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Int J Oncol. 2012 Feb;40(2):479-86. doi: 10.3892/ijo.2011.1257. Epub 2011 Nov 10.

Human choriocarcinomas: placental growth factor-dependent preclinical tumor models.

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  • 1Genzyme Corporation, 49 New York Ave., Framingham, MA 01701-9322, USA.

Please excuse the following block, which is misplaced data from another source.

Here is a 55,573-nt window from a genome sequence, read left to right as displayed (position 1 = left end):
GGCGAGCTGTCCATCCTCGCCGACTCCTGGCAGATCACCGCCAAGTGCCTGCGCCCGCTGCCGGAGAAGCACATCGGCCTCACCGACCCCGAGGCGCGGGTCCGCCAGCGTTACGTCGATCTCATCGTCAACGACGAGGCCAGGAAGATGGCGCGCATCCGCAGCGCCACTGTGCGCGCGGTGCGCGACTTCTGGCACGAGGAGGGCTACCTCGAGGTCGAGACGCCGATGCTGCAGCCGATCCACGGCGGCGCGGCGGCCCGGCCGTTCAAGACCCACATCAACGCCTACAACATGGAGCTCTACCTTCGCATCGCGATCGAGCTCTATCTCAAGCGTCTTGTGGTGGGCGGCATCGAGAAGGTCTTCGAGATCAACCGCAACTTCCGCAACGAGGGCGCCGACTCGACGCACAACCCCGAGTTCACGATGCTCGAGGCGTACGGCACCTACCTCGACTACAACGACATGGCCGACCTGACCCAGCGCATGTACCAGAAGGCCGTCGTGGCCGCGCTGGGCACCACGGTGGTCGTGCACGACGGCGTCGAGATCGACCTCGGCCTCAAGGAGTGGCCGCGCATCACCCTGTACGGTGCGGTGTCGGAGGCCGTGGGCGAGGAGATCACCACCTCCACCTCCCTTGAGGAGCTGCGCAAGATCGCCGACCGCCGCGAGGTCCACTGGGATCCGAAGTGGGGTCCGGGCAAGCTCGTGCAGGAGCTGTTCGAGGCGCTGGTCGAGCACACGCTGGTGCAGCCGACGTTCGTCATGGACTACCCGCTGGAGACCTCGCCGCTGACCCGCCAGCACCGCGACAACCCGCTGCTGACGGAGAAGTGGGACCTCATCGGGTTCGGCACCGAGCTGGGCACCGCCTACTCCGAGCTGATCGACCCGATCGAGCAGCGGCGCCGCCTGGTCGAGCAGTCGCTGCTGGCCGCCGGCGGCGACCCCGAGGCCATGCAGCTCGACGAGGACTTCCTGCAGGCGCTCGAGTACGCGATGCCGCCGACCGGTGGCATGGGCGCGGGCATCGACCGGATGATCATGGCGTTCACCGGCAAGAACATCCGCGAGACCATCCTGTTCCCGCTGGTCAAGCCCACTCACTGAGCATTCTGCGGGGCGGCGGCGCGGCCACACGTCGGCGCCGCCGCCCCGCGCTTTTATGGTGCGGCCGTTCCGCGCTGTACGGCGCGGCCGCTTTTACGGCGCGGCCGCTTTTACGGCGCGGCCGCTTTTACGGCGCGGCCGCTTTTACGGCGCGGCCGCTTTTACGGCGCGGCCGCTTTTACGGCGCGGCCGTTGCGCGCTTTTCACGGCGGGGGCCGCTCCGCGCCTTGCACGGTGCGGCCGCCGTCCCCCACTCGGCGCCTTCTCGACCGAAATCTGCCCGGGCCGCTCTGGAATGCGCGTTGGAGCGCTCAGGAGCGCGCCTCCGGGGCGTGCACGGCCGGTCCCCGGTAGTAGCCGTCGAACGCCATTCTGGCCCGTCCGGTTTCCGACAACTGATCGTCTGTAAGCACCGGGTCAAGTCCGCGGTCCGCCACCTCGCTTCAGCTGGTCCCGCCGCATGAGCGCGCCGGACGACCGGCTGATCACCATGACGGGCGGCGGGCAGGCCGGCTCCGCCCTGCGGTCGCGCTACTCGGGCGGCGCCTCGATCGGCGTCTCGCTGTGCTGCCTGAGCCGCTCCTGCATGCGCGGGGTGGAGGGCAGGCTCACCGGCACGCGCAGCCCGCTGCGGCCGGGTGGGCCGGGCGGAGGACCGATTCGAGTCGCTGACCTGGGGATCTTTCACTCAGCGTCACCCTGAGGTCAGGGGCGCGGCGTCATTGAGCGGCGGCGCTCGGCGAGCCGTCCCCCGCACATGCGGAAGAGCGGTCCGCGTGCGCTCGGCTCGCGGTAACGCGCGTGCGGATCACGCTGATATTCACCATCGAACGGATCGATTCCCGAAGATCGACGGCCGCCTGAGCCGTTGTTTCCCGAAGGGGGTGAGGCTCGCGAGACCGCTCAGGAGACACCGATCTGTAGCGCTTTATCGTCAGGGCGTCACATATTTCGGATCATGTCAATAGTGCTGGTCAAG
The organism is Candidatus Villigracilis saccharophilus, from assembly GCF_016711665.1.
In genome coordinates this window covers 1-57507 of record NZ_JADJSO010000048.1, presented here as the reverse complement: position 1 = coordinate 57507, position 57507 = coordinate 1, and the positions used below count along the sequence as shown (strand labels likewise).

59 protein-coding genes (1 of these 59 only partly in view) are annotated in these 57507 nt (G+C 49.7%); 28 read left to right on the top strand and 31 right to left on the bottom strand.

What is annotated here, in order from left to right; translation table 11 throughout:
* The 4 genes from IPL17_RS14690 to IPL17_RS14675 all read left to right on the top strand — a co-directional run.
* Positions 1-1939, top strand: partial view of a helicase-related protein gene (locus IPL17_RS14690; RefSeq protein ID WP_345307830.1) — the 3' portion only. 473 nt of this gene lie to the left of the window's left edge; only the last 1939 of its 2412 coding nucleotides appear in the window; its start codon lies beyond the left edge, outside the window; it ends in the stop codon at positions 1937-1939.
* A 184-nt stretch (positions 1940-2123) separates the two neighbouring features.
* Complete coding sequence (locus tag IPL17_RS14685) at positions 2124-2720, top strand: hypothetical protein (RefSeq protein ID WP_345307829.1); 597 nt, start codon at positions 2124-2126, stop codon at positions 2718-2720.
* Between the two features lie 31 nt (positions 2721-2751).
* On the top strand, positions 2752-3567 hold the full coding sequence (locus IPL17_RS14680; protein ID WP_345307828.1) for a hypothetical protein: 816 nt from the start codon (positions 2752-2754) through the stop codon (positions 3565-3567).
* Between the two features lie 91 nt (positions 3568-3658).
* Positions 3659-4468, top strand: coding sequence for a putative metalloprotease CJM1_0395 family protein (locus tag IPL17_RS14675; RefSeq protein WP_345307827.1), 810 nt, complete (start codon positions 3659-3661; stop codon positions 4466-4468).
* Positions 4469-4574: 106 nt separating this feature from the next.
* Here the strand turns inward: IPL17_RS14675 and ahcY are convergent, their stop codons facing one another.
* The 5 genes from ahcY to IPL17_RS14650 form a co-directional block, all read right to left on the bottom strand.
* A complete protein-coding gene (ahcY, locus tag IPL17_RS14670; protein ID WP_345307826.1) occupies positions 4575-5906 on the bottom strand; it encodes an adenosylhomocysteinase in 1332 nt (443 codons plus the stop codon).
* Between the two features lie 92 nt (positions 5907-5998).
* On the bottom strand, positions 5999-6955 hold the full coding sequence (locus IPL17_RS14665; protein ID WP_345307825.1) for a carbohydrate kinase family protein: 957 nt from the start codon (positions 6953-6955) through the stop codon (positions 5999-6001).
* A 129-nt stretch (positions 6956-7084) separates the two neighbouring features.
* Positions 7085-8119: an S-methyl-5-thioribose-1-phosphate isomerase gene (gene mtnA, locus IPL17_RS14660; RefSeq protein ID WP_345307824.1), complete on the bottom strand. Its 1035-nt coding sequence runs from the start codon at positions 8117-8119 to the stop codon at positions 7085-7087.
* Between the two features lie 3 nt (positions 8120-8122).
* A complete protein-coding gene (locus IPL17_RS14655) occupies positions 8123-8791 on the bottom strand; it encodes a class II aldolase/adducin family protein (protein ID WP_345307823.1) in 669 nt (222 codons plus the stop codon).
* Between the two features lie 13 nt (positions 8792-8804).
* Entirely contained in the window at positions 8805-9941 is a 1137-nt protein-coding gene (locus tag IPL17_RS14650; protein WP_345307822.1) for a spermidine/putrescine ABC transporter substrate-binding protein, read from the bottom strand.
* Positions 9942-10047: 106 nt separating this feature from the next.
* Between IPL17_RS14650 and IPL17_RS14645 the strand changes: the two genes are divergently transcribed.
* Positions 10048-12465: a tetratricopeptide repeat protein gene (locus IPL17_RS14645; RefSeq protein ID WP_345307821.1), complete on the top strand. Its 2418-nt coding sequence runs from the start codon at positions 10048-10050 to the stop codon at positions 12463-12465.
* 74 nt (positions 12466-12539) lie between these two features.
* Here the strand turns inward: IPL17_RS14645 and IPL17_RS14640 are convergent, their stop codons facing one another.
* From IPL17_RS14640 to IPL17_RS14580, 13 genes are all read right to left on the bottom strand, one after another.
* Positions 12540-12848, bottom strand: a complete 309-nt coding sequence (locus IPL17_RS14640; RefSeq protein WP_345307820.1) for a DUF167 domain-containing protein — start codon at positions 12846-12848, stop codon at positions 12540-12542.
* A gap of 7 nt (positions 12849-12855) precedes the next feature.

Choriocarcinomas are a rare form of cancer that develops in the uterus from tissue which would normally become the placenta. Choriocarcinomas are a trophoblastic gestational disease and have been studied largely to investigate conditions related to pregnancy such as preeclampsia. Choriocarcinomas are highly angiogenic and produce high levels of placental growth factor (PlGF) to promote the development of blood vessels. Upregulation of PlGF expression also occurs during the development of other human malignancies such as breast cancer and melanoma. Both tumor specimens and plasma samples have higher levels of PlGF than normal tissues. Hence, PlGF has emerged as a valid target for anti-angiogenic therapy. The cell lines BeWo, JAR and JEG-3, derived from human choriocarcinomas, were investigated in vitro and in vivo for suitability as PlGF-dependent models. BeWo, JAR and JEG-3 cells were characterized in culture and were implanted into immunodeficient mice to generate subcutaneous tumors. The PlGF and VEGF angiogenic profiles of the choriocarcinoma cells and tumors were investigated by ELISA and by immunohistochemical methods. Double immunofluorescence methods were applied to choriocarcinoma xenograft sections to characterize the cellular components of the blood vessels. sFLT01, a fusion protein that neutralizes PlGF, was assessed in cell culture experiments and xenograft studies. The novel results presented here validate the importance of human choriocarcinoma cell lines and xenografts in further exploring the role of PlGF in tumor angiogenesis, for evaluating PlGF as an anti-angiogenic target, and for developing therapies that may provide clinical benefit.

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